"I'm certainly not explicitly modeled after [Friere], although I ascribe to some of his beliefs," Osler said. For example, that a person can "learn how to change the conditions in life, community and society that are making them feel oppressed," and "education should not strictly be a way that teachers control knowledge," he said. "Education should be something that should happen in both directions."

As part of the New York Performance Standards Consortium, Osler's school, El Puente ("The Bridge"), is one of 28 schools that receive a waiver from the state allowing them to graduate students without a math Regents exam. Osler's current class of high school seniors is working on a semester-long project where they wrote and distributed surveys – designed to use their
comparative statistical analysis skills, and more – within their communities. The surveys focus on issues of displacement for reasons that ranged from gentrification, immigrant families who fled their countries of origin, or homelessness among lesbian, gay, bisexual and transgender youth. A committee of teachers grades the students' 15-page report on their survey findings, Osler said. "They [students] love it," Osler said of the assignment. "They're proud to speak about math and using it to positively impact their communities."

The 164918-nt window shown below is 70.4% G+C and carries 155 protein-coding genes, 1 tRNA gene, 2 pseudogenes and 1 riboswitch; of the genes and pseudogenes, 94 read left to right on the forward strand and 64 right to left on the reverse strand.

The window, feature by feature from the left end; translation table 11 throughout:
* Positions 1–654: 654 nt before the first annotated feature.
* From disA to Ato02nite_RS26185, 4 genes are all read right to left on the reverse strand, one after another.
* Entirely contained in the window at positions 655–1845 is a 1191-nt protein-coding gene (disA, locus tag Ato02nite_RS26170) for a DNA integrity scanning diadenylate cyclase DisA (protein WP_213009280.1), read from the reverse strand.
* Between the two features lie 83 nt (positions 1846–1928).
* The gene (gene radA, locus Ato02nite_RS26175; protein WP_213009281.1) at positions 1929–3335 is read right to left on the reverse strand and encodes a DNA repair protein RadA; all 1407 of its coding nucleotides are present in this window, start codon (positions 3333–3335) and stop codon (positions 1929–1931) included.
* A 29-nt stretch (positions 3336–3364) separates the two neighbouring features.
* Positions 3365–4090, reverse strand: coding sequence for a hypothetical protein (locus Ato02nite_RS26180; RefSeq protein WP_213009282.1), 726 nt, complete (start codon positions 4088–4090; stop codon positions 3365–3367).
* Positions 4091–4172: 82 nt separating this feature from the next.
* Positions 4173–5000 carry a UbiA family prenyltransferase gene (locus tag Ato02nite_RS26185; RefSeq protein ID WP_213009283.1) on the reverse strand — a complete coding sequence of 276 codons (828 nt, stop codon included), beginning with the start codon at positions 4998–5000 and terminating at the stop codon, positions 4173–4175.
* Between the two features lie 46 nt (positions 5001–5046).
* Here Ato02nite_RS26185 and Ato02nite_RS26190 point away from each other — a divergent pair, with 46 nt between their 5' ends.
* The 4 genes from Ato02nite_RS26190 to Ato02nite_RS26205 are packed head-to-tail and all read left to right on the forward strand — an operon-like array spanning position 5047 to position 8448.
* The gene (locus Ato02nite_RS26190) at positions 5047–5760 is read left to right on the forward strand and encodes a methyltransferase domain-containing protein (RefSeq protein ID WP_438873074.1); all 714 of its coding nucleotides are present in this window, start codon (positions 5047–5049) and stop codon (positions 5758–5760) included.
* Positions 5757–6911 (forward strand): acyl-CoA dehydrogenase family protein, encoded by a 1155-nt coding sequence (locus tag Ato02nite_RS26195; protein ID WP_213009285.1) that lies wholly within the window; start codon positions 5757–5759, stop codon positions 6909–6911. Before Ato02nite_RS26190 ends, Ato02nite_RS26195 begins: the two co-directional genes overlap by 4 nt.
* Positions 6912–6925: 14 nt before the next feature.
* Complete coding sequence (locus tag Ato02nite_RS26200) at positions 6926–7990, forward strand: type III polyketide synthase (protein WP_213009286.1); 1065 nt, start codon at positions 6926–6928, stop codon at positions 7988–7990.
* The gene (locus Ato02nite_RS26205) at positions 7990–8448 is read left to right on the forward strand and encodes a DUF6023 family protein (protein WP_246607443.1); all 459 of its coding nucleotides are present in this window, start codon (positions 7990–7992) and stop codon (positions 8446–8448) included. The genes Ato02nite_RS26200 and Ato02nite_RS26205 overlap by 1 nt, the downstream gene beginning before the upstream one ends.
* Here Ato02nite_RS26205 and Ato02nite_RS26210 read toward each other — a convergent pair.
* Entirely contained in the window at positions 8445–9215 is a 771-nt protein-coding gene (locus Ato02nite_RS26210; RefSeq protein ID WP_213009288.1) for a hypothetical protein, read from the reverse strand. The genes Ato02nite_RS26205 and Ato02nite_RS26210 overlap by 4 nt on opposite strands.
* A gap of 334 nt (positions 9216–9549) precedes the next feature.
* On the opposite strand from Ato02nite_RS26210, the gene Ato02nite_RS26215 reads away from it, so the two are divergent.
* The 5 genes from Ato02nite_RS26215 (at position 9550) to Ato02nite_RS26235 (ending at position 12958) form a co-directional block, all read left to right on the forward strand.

Osler's sophomore class is learning how to use the mathematical concept of "inequalities" to determine the approximate amount of funding schools would need to receive maximum graduation rates – a math unit that typically demonstrates the concept of maximum profit for businesses.

In 2006, El Puente Academy bested the citywide graduation rate of 50 percent with its own 55 percent graduation rate, and shared the citywide dropout rate of 4 percent. El Puente was named one of the city's 208 Schools of Excellence, which grants the school permission to continue designing its own curriculum, Osler added.

"My students are using math to make their lives better," Osler said. "Not necessarily as activists but on a personal level."

No comments: